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I am wondering if detection probability always goes to 1 as false alarm probability goes to 1.

Let's assume binary hypothesis problem:

$\mathcal{H}_0: x(t) =n(t)$

$\mathcal{H}_1: x(t) = s(t) + n(t)$ where $s(t)$ and $n(t)$ are the desired signal and arbitrary noise respectively.

And we have the two probability density: $p(x|\mathcal{H}_0)$ and $p(x|\mathcal{H}_1)$ with a threshold $\gamma$ where the threshold constrains the false alarm probability.

If the two densities are identical, the ROC curve shows strain line with slop=1.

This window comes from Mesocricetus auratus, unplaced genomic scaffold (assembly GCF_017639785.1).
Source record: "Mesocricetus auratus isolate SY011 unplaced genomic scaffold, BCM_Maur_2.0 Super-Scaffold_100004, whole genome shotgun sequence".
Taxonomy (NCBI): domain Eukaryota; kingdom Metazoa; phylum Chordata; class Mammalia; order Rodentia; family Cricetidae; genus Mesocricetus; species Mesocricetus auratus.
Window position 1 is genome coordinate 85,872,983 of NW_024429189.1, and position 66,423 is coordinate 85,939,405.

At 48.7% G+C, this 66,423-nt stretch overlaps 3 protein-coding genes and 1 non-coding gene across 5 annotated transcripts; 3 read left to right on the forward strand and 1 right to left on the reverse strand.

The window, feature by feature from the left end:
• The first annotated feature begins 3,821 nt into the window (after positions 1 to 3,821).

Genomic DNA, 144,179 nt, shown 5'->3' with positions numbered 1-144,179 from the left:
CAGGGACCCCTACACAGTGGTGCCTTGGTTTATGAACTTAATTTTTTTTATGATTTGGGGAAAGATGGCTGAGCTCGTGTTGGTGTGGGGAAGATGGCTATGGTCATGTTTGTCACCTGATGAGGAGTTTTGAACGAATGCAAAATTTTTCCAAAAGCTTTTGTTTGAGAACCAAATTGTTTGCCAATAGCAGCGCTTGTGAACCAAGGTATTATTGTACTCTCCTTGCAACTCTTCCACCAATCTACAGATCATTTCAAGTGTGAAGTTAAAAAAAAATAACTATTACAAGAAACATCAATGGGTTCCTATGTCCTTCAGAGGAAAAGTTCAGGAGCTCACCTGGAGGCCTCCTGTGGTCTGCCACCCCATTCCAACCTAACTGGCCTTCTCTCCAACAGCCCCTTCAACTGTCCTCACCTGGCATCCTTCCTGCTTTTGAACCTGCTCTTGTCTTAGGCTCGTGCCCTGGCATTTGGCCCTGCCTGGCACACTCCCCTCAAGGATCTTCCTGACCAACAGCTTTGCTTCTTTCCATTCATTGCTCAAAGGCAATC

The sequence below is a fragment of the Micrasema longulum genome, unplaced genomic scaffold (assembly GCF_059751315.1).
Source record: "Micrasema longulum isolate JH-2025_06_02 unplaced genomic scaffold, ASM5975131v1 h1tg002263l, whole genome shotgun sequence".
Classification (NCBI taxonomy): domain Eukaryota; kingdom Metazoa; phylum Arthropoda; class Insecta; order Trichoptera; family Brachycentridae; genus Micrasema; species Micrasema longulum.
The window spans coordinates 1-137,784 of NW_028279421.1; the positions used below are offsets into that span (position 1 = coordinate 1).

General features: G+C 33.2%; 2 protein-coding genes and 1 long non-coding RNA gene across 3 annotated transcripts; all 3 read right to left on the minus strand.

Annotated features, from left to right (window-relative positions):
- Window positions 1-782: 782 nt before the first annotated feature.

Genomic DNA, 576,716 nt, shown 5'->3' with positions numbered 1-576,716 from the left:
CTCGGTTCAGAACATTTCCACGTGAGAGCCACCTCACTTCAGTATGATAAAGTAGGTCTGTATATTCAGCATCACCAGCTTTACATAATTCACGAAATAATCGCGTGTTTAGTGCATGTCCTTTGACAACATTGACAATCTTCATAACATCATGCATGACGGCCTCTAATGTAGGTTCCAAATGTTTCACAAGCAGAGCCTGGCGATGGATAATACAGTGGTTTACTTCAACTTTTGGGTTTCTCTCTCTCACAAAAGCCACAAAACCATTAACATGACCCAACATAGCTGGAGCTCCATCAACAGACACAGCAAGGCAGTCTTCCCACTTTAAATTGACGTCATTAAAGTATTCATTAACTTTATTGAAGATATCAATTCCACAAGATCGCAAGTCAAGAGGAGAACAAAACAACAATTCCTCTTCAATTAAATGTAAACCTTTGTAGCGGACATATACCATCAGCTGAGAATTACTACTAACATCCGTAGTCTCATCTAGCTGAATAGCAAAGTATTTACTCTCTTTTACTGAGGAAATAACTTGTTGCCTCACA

If $p(x|\mathcal{H}_1)$ has larger variance than $p(x|\mathcal{H}_0)$ and has smaller mean than $p(x|\mathcal{H}_0)$, I thought the detection probability could be less than 1 even though the false alarm probability is 1.

Am I wrong...?

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1 Answer 1

You cannot have a false alarm (false positive) without a detection (positive). So the answer to your initial query (detection probability to one as FA probability to one) is yes.

(edited because the only "question" you wrote was "Am I wrong..." and I didn't want to seem callous).

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